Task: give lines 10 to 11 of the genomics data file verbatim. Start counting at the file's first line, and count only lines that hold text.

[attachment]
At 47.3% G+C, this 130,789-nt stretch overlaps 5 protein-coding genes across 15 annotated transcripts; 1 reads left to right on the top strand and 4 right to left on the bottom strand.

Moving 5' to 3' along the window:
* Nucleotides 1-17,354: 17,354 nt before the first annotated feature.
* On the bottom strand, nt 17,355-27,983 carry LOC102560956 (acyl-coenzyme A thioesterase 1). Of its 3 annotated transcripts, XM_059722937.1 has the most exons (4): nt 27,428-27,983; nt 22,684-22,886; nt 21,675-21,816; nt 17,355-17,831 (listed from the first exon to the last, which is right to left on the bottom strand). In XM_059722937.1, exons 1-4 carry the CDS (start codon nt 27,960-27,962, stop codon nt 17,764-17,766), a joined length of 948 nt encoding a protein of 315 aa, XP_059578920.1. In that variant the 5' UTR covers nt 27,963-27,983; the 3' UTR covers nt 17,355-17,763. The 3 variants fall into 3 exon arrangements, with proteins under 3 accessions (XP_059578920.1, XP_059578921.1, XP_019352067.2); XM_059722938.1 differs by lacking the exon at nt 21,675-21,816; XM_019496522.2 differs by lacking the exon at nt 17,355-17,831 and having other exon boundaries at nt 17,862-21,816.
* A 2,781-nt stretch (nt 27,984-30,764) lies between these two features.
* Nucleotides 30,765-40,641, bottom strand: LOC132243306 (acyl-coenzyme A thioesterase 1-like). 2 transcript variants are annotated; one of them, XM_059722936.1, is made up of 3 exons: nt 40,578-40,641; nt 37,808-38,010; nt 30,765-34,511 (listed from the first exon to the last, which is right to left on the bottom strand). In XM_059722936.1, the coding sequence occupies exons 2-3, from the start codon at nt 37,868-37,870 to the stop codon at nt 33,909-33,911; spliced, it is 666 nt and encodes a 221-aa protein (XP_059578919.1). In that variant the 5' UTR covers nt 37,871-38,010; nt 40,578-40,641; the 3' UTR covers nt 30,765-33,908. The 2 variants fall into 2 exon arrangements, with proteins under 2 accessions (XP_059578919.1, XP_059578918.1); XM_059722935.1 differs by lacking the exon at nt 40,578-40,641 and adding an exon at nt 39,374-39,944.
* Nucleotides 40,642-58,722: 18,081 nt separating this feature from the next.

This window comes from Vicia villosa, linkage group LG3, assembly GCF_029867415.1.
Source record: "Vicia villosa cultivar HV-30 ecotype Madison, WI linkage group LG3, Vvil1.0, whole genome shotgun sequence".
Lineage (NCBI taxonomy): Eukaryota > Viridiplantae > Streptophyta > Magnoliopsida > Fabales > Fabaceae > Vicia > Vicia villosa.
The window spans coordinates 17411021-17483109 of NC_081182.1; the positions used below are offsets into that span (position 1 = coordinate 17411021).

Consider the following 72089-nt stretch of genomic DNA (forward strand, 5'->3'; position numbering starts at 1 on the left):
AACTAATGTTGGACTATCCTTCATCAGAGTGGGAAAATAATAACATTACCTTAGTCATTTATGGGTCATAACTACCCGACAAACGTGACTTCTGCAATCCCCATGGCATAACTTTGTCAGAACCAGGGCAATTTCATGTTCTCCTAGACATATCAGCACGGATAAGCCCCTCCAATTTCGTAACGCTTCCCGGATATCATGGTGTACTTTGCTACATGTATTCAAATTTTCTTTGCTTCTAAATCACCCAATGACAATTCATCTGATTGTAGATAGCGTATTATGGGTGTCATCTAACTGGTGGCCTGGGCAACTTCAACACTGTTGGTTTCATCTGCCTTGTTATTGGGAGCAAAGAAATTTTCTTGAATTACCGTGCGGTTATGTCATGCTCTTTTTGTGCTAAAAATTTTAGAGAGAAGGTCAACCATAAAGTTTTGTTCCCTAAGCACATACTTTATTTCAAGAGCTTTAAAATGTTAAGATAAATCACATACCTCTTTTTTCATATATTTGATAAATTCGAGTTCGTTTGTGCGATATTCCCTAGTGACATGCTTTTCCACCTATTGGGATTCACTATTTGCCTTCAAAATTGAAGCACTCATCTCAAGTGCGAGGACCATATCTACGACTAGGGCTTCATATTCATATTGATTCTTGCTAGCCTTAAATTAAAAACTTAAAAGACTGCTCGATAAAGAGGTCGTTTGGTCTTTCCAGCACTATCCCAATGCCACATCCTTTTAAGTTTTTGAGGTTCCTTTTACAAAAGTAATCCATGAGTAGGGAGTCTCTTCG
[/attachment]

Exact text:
Lineage (NCBI taxonomy): Eukaryota > Viridiplantae > Streptophyta > Magnoliopsida > Fabales > Fabaceae > Vicia > Vicia villosa.
The window spans coordinates 17411021-17483109 of NC_081182.1; the positions used below are offsets into that span (position 1 = coordinate 17411021).